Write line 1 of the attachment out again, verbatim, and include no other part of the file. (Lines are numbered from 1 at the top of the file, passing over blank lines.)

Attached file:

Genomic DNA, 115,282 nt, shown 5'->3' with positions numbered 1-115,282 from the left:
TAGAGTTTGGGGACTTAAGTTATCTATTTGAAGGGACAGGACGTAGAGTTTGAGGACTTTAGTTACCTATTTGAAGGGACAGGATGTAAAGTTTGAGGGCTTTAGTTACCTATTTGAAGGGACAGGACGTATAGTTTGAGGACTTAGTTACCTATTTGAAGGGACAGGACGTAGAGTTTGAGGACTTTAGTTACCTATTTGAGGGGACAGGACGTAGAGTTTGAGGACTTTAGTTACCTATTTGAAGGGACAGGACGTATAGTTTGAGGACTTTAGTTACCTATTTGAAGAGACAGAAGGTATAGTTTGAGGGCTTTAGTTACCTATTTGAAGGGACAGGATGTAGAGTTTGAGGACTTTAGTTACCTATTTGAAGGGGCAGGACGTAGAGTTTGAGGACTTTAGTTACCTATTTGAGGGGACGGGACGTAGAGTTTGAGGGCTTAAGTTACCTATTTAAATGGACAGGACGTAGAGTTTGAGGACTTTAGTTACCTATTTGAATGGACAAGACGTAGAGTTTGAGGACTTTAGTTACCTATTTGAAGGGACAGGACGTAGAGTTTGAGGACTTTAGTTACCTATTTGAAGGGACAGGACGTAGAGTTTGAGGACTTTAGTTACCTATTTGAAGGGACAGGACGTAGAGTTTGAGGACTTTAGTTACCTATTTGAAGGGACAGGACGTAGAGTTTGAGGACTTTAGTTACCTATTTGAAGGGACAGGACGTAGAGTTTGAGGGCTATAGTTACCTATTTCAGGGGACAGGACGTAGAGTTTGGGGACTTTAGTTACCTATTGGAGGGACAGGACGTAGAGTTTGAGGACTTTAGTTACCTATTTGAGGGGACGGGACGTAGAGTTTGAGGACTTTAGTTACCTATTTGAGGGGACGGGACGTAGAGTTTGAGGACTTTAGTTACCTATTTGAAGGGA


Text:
Genomic DNA, 115,282 nt, shown 5'->3' with positions numbered 1-115,282 from the left: